Indeed, assuming the account is legitimate, the talmid muvhak of Shmuel/colleague of Rav Yehuda would be Rav Matna I. Yet, it’s surprising that this isn’t ever mentioned in the Talmud. Rabbi Yochanan would carry about a bone from his 10th son, who died (Brachot 5b) with the implication that all of them had died. Kiddushin 71b relates that Rabbi Yochanan had a daughter, whom he tried to marry off to Ze’iri. We don’t find mention of a son.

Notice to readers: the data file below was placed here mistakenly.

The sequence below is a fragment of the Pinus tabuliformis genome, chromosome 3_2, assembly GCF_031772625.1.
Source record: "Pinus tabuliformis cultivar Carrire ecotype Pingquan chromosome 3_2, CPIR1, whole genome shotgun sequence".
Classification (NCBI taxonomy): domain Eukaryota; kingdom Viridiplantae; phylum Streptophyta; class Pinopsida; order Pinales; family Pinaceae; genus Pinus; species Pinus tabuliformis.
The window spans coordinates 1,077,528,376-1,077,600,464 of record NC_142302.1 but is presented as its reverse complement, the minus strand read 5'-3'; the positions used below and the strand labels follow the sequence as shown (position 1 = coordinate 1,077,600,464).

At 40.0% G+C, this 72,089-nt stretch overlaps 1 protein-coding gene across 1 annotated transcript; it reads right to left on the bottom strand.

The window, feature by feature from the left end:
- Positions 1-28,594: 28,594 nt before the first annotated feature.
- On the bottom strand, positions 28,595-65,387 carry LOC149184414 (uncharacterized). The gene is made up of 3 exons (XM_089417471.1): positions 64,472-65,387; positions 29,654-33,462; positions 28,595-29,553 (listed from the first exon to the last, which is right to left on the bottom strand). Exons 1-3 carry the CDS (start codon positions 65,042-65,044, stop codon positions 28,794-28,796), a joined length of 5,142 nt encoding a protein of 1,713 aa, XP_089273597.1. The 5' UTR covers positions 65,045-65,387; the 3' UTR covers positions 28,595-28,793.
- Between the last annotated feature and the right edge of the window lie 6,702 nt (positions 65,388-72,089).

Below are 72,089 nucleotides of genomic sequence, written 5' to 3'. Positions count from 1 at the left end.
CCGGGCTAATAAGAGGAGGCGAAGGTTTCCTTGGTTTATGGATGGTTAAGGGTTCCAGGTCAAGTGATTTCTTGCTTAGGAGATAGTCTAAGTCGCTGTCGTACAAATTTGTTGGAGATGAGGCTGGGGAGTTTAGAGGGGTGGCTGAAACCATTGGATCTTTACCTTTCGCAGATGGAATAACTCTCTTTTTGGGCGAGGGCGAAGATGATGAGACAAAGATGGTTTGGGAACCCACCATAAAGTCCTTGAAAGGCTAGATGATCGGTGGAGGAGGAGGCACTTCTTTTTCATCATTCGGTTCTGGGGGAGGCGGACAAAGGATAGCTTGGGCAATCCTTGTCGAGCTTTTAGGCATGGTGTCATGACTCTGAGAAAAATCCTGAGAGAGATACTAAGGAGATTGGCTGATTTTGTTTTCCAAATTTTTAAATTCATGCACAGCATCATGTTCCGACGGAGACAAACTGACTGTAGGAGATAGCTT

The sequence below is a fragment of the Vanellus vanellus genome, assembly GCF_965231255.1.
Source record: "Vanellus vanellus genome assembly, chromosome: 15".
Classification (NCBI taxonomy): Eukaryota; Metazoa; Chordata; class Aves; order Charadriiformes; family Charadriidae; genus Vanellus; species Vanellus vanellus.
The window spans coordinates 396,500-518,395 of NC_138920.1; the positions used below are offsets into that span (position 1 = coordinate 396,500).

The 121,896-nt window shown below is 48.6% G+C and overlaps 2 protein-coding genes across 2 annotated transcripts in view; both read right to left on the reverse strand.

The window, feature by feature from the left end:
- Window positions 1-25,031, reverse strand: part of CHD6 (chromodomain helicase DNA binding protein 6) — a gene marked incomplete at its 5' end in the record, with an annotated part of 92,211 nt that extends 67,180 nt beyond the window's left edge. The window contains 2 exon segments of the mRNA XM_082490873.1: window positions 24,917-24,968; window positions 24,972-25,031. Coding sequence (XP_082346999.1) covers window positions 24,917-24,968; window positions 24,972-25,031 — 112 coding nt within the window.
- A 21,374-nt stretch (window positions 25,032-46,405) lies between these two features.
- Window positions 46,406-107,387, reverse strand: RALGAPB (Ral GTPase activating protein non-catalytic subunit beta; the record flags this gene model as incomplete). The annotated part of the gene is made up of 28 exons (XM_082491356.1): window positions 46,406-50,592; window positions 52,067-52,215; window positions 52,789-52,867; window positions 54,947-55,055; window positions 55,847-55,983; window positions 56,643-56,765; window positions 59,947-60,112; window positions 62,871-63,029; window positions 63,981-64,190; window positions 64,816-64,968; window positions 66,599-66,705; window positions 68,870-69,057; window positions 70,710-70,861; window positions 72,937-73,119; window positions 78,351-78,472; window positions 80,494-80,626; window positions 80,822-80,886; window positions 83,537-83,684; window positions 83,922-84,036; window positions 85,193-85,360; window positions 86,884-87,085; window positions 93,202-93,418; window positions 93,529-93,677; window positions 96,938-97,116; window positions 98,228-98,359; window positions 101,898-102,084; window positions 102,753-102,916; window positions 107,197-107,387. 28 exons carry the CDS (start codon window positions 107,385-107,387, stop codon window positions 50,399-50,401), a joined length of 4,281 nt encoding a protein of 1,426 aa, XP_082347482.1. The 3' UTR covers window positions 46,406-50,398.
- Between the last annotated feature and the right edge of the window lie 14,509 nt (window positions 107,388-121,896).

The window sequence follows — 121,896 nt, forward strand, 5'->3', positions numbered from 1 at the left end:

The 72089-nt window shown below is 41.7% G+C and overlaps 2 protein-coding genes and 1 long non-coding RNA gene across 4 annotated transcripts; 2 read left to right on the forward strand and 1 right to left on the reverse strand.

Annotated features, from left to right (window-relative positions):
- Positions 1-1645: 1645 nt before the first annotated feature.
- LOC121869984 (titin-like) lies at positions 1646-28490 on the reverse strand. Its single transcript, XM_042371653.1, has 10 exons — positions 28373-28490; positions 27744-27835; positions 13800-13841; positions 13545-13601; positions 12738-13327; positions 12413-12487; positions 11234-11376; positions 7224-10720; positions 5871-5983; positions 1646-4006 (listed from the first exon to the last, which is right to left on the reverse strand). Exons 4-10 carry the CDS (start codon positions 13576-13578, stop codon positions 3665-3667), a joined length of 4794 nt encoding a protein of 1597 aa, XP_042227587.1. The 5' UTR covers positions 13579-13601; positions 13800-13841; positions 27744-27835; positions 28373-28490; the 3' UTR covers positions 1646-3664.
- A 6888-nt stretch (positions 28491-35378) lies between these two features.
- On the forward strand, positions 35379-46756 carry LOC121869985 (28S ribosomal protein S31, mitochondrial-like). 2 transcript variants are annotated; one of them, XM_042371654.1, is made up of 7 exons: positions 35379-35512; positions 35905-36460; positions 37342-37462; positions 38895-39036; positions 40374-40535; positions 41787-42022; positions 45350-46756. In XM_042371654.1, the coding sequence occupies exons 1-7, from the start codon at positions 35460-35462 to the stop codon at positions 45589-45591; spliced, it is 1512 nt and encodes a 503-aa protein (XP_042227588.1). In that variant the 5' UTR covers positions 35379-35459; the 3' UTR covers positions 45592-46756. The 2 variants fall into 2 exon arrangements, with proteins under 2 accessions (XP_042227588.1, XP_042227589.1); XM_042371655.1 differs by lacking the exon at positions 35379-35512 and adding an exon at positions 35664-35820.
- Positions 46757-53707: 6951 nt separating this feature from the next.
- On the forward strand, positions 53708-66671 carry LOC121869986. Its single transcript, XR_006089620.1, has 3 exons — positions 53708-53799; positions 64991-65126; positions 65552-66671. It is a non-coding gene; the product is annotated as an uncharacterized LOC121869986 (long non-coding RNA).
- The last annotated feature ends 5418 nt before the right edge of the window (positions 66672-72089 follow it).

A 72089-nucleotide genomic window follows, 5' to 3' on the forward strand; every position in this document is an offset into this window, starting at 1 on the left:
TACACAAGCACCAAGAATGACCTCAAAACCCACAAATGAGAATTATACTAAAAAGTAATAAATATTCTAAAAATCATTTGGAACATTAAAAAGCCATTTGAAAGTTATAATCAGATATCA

Also—as Chullin 95b details—initially, Rabbi Yochanan considered Shmuel a mere colleague. He was finally impressed by Shmuel’s knowledge of hilchot tereifot and acknowledged him as a teacher, resolved to travel to Bavel, and asked a child to recite a verse he had learned (a kind of permitted divination). The child recited ושמואל מת (Shmuel I 28:3) from which Rabbi Yochanan deduced that the Amora Shmuel had died, so he did not go. Meanwhile, Shmuel hadn’t died, but this result was to spare Rabbi Yochanan the trouble of the journey. Based on this, I wonder why Rabbi Yochanan would send his son to Shmuel, a mere colleague, or to a teacher—one he thought was deceased.